It’s important to note that the entire film industry does not halt now that “Star Wars: The Force Awakens” has officially opened to adoring masses.
Actors still act. Directors direct. Key grips keep gripping.
In fact, the new year promises plenty of tasty cinematic entrées: best-selling literary adaptations, superhero get-togethers, alien invasions, wizards, ghosts, zombies and Oliver Stone.
Here is a preview of the major box-office hopefuls and other significant films coming in 2016 (release dates subject to change):
Never miss a local story.
“The 5th Wave”
Promising to crank up the xenophobic paranoia in America another notch, “The 5th Wave” details the destabilizing steps unleashed by hostile extraterrestrials. Chloë Grace Moretz (“Kick-Ass”) stars in an adaptation of the twisty Rick Yancey novel as one of the few Earth survivors awaiting the final stage of a planetary conquest. (Jan. 22)
“Jane Got a Gun”
Despite a title that riffs on the ’80s rock song by Aerosmith, “Jane Got a Gun” delivers an old-fashioned Western. Natalie Portman reteams with Ewan McGregor for their first non-“Star Wars” collaboration, playing a frontier wife whose husband (Noah Emmerich) runs afoul of the brutal Bishop Boys gang led by McGregor. With no one else to help, she turns to a former fiancé (Joel Edgerton) for protection. (Jan. 29)
“Pride and Prejudice and Zombies”
Many of English novelist Jane Austen’s works reside in the public domain. That’s one of the reasons she inspires so many film versions, none quite so revisionist as this one. Lily James of TV’s “Downton Abbey” stars as witty Elizabeth Bennet, who must juggle suitors from various social classes and battle a legion of the undead. (Feb. 5)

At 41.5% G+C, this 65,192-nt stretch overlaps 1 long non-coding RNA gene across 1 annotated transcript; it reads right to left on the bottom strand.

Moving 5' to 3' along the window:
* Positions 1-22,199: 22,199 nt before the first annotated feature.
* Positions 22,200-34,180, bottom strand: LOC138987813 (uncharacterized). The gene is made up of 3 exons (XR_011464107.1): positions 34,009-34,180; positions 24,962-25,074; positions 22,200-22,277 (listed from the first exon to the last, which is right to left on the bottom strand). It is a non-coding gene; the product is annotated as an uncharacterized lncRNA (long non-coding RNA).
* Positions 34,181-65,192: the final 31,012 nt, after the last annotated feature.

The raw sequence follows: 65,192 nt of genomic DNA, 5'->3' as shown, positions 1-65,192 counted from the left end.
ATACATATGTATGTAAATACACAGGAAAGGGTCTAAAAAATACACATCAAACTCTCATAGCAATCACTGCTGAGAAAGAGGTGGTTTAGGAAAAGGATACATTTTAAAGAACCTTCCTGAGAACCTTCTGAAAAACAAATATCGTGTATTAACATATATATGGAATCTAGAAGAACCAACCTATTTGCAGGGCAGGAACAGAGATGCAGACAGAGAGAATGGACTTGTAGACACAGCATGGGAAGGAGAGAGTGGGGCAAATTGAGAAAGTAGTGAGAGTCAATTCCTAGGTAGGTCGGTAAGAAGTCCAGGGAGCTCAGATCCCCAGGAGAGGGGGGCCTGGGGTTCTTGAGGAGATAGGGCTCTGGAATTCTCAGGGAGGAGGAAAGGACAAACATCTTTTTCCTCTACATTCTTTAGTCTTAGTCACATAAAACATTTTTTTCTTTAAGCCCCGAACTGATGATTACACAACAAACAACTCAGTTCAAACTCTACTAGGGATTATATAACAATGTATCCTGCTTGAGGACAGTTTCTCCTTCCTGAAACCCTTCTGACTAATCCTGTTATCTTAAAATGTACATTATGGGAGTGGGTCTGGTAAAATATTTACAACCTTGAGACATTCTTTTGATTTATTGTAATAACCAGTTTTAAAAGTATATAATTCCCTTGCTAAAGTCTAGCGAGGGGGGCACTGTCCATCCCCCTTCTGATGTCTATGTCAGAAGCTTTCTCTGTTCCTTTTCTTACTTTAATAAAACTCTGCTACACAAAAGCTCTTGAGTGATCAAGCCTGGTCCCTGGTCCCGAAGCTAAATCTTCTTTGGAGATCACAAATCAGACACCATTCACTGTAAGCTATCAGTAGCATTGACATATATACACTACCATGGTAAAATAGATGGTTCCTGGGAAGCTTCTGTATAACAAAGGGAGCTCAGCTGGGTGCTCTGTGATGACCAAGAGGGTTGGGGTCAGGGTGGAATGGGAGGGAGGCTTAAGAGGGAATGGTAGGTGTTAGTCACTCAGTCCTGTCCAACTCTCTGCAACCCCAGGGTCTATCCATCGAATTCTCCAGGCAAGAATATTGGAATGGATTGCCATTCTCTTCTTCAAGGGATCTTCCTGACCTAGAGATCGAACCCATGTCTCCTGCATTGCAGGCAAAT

The first of the season’s superhero offerings could prove the wackiest. Ryan Reynolds (“Green Lantern”) moves from DC to Marvel to portray the title character: an irreverent, scarred mercenary with healing powers and twin swords. Expect the film to share the comic book’s penchant for breaking the fourth wall. Also, expect the R-rated flick to be far less kid-friendly to audiences anticipating another “Guardians of the Galaxy.” (Feb. 12)
“The Brothers Grimsby”
There’s something provocative about casting stoic Mark Strong as a British secret agent and zany Sacha Baron Cohen as his soccer hooligan brother. A stylistic clash for sure. Circumstances compel these men to work together and fend off the threat of a sexy terrorist (Penélope Cruz). Action veteran Louis Leterrier of “Transporter” fame directs. (March 11)
“Batman v Superman: Dawn of Justice”
Even by this decade’s standards, 2016 seems overloaded with superhero movies. Just as “The Avengers” first gathered the Marvel heroes into one picture, “Batman v Superman” presages the Justice League, with new Batman actor Ben Affleck challenging “Man of Steel” star Henry Cavill. But that’s not all: Wonder Woman (Gal Gadot) and Aquaman (Jason Mamoa) enter the fray. (March 25)
“Captain America: Civil War”
“The Avengers” finally assembled their full lineup in “Age of Ultron.” Now “Civil War” breaks them apart. The 13th installment of the Marvel Universe finds Captain America (Chris Evans) and Iron Man (Robert Downey Jr.) leading opposing factions of the team. The split transpires when the government attempts to regulate the Avengers, and Cap becomes wary of those in charge. (May 6)
Hero to some, villain to others. It’s pretty clear where director Oliver Stone will side in his biopic of CIA whistleblower Edward Snowden, who leaked thousands of classified documents to the press. Joseph Gordon-Levitt takes the lead. Last year’s Snowden documentary “Citizenfour” won an Oscar. But Stone’s narrative film got pushed from qualifying for this year’s awards after he revealed the effects weren’t completed for the original Christmas release date. (May 13)